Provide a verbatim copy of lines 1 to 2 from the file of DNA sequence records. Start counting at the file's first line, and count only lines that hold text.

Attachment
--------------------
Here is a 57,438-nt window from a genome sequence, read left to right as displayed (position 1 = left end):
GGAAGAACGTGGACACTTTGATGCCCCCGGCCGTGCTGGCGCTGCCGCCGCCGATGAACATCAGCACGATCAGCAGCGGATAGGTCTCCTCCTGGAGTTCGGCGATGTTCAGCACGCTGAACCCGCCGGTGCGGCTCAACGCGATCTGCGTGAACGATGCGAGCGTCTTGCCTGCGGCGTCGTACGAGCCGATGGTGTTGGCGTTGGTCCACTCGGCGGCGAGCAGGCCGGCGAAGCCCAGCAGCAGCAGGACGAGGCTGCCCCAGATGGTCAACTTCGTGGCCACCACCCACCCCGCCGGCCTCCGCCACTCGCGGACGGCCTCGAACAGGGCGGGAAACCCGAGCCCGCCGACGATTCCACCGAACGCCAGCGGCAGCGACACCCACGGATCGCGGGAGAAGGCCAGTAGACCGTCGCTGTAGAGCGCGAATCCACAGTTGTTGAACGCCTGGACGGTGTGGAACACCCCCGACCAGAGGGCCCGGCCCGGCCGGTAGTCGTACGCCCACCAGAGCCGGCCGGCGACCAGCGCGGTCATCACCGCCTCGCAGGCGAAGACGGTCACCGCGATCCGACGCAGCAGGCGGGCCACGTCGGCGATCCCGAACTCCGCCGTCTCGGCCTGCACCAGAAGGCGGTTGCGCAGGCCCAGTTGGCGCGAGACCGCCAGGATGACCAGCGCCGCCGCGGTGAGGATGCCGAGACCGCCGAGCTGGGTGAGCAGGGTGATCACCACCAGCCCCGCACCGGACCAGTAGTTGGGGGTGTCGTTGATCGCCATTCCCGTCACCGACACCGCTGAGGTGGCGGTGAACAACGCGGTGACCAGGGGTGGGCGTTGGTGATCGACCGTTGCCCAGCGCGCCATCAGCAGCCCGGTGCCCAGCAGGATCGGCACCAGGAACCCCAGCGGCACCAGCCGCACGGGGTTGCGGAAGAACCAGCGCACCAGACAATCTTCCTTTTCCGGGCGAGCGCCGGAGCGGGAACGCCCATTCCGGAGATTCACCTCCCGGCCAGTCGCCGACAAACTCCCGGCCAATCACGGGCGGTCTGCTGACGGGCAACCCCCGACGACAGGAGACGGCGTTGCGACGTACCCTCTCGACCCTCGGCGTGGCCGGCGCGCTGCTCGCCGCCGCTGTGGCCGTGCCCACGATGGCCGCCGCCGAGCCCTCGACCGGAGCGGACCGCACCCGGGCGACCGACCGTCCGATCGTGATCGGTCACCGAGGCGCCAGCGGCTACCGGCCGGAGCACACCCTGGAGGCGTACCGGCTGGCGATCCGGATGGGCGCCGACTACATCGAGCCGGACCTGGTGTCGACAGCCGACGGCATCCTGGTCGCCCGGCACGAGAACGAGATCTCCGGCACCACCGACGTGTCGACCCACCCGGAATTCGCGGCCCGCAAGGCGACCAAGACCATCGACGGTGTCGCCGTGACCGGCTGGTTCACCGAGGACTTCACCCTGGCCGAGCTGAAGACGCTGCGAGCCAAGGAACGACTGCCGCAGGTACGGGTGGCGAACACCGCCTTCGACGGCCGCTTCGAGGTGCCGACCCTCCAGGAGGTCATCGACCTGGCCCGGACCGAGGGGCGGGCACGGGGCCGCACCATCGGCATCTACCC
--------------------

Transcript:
Here is a 57,438-nt window from a genome sequence, read left to right as displayed (position 1 = left end):
GGAAGAACGTGGACACTTTGATGCCCCCGGCCGTGCTGGCGCTGCCGCCGCCGATGAACATCAGCACGATCAGCAGCGGATAGGTCTCCTCCTGGAGTTCGGCGATGTTCAGCACGCTGAACCCGCCGGTGCGGCTCAACGCGATCTGCGTGAACGATGCGAGCGTCTTGCCTGCGGCGTCGTACGAGCCGATGGTGTTGGCGTTGGTCCACTCGGCGGCGAGCAGGCCGGCGAAGCCCAGCAGCAGCAGGACGAGGCTGCCCCAGATGGTCAACTTCGTGGCCACCACCCACCCCGCCGGCCTCCGCCACTCGCGGACGGCCTCGAACAGGGCGGGAAACCCGAGCCCGCCGACGATTCCACCGAACGCCAGCGGCAGCGACACCCACGGATCGCGGGAGAAGGCCAGTAGACCGTCGCTGTAGAGCGCGAATCCACAGTTGTTGAACGCCTGGACGGTGTGGAACACCCCCGACCAGAGGGCCCGGCCCGGCCGGTAGTCGTACGCCCACCAGAGCCGGCCGGCGACCAGCGCGGTCATCACCGCCTCGCAGGCGAAGACGGTCACCGCGATCCGACGCAGCAGGCGGGCCACGTCGGCGATCCCGAACTCCGCCGTCTCGGCCTGCACCAGAAGGCGGTTGCGCAGGCCCAGTTGGCGCGAGACCGCCAGGATGACCAGCGCCGCCGCGGTGAGGATGCCGAGACCGCCGAGCTGGGTGAGCAGGGTGATCACCACCAGCCCCGCACCGGACCAGTAGTTGGGGGTGTCGTTGATCGCCATTCCCGTCACCGACACCGCTGAGGTGGCGGTGAACAACGCGGTGACCAGGGGTGGGCGTTGGTGATCGACCGTTGCCCAGCGCGCCATCAGCAGCCCGGTGCCCAGCAGGATCGGCACCAGGAACCCCAGCGGCACCAGCCGCACGGGGTTGCGGAAGAACCAGCGCACCAGACAATCTTCCTTTTCCGGGCGAGCGCCGGAGCGGGAACGCCCATTCCGGAGATTCACCTCCCGGCCAGTCGCCGACAAACTCCCGGCCAATCACGGGCGGTCTGCTGACGGGCAACCCCCGACGACAGGAGACGGCGTTGCGACGTACCCTCTCGACCCTCGGCGTGGCCGGCGCGCTGCTCGCCGCCGCTGTGGCCGTGCCCACGATGGCCGCCGCCGAGCCCTCGACCGGAGCGGACCGCACCCGGGCGACCGACCGTCCGATCGTGATCGGTCACCGAGGCGCCAGCGGCTACCGGCCGGAGCACACCCTGGAGGCGTACCGGCTGGCGATCCGGATGGGCGCCGACTACATCGAGCCGGACCTGGTGTCGACAGCCGACGGCATCCTGGTCGCCCGGCACGAGAACGAGATCTCCGGCACCACCGACGTGTCGACCCACCCGGAATTCGCGGCCCGCAAGGCGACCAAGACCATCGACGGTGTCGCCGTGACCGGCTGGTTCACCGAGGACTTCACCCTGGCCGAGCTGAAGACGCTGCGAGCCAAGGAACGACTGCCGCAGGTACGGGTGGCGAACACCGCCTTCGACGGCCGCTTCGAGGTGCCGACCCTCCAGGAGGTCATCGACCTGGCCCGGACCGAGGGGCGGGCACGGGGCCGCACCATCGGCATCTACCC